AnsweredAssumed Answered

Optimization directly to standard component values

Question asked by JERRY_MARKETOS on Sep 6, 2005
Latest reply on Mar 16, 2008 by MZachmann
Optimization directly to standard component values - some notes-

Users often have first impression that the optimizer uses the tune increment
set in the "Tune" window, but this is not the case.  The optimizer uses its own
independent increments during the course of its operation, and in fact the increment
size decreases as the optimizer believes it's nearing satisfaction of (or closest to)
the optimization targets.

We understand the desire for optimization directly to standard component values,
however this endeavor is much more complicated than it might appear.  Optimization
to standard component values necessarily introduces a new requirement beyond the
other requirements (optimization targets) that already exist, and this necessarily
introduces a conflict among competing requirements.  (If it didn't, the numbers would
have come up coincidentally at standard values in the first place, and we know how
rarely this occurs !)

Proceeding...  When sets of conflicting requirements exist, the solution most always
involves a tradeoff.  For instance, let's say a chosen tuned parameter ends up approximately
in the middle between the two closest standard values...  Choosing the higher standard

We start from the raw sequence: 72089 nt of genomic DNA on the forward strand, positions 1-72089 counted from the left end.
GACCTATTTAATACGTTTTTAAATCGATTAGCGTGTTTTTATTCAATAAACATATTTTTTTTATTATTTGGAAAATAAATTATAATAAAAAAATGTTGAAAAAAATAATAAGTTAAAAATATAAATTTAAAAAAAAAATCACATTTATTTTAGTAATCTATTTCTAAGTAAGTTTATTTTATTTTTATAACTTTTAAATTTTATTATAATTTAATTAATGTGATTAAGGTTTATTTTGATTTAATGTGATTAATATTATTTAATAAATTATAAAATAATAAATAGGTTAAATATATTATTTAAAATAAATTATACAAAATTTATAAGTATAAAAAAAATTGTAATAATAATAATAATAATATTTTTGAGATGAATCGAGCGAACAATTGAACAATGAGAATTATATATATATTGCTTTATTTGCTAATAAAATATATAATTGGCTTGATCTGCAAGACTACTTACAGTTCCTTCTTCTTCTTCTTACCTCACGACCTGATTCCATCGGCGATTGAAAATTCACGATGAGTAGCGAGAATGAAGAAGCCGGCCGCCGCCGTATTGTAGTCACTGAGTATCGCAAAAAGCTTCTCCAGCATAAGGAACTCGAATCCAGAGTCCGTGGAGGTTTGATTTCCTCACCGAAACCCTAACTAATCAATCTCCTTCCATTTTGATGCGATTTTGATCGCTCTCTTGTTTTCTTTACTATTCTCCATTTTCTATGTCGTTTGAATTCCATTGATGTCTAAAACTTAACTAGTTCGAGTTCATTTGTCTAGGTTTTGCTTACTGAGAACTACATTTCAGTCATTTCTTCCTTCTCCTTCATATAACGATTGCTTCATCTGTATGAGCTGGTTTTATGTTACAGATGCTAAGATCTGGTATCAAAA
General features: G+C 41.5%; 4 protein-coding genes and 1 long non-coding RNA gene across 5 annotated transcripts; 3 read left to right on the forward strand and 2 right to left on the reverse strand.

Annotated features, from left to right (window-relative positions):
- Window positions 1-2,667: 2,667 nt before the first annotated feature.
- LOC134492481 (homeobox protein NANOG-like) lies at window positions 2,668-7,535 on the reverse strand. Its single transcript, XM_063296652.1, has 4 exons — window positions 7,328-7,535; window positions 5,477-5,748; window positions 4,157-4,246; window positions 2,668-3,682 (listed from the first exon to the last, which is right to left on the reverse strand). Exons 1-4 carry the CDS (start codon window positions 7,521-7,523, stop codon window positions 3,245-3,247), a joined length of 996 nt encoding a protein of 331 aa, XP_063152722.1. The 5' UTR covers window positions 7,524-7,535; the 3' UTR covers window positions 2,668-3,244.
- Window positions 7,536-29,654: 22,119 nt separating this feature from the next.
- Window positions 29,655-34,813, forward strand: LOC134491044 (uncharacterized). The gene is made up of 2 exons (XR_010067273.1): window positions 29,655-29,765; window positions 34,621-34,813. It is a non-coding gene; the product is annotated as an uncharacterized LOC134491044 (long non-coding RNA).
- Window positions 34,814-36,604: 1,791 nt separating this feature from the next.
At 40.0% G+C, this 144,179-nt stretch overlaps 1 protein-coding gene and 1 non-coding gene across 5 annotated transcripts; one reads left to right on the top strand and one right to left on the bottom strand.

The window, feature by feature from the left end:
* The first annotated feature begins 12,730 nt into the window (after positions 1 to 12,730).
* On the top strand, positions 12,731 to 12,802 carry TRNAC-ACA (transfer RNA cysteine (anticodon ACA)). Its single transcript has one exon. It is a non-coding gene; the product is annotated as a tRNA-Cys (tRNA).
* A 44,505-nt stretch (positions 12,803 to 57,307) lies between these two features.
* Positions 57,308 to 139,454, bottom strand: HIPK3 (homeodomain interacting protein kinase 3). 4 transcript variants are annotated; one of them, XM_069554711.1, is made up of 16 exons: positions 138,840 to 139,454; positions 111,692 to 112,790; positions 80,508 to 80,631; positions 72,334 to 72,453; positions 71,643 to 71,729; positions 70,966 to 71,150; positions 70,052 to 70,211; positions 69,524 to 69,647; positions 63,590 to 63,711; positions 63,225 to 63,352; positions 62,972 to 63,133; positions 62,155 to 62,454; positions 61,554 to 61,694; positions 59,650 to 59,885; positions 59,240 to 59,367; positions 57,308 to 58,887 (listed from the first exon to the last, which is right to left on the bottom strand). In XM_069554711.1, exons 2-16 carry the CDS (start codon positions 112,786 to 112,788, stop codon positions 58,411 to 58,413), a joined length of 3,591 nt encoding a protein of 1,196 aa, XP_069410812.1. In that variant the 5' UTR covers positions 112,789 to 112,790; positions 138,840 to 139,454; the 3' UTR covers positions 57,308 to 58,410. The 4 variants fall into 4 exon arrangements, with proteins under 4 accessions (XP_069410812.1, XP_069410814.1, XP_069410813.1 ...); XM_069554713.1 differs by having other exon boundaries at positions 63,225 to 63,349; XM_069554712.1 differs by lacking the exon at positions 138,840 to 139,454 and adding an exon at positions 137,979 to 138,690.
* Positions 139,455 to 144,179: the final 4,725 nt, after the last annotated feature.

value versus choosing the lower standard value will often involve a tradeoff in measured
performance parameters, perhaps for instance better return loss vs insertion loss closer to spec.
The user's presence is required in order to make those tradeoffs according to whichever
performance parameters are most critical.

Going just a bit further- sometimes even when a particular value ends up NOT mid-way
between the adjacent standard values, (ie. closer to one of the standard values...)  The
first tendency is often to choose the closest standard value.  However, subsequent work
may reveal that the best choice isn't the nearest standard value, due to other compromises
made as other components are steered to chosen standard values.  Again, transition to
standard component values is a step that requires user decisions according to what are
the critical performance parameters and tradeoffs.

This is a time when we're often thankful that we have modern EDA tools that allow
us to view the tradeoffs virtually as fast as we can press the keys.

By the way....

Did you know that when tuning with Genesys....

You can tune element values using the mouse to click the
little up and down arrows for each tunable element in the "Tune" box.  (This is the slow way !)


You can tune elements using the keyboard   PAGE UP   and  PAGE DOWN  buttons
to do the same thing.

You can also use the keyboard arrow keys to index up / down through the list of tunable elements
shown in the TUNE box.  Spend a minute or two orienting your right hand to where the
PAGE UP  PAGE DOWN and arrow keys are on your keyboard, and you'll be able
to tune multiple elements up and down at a very fast pace with Genesys.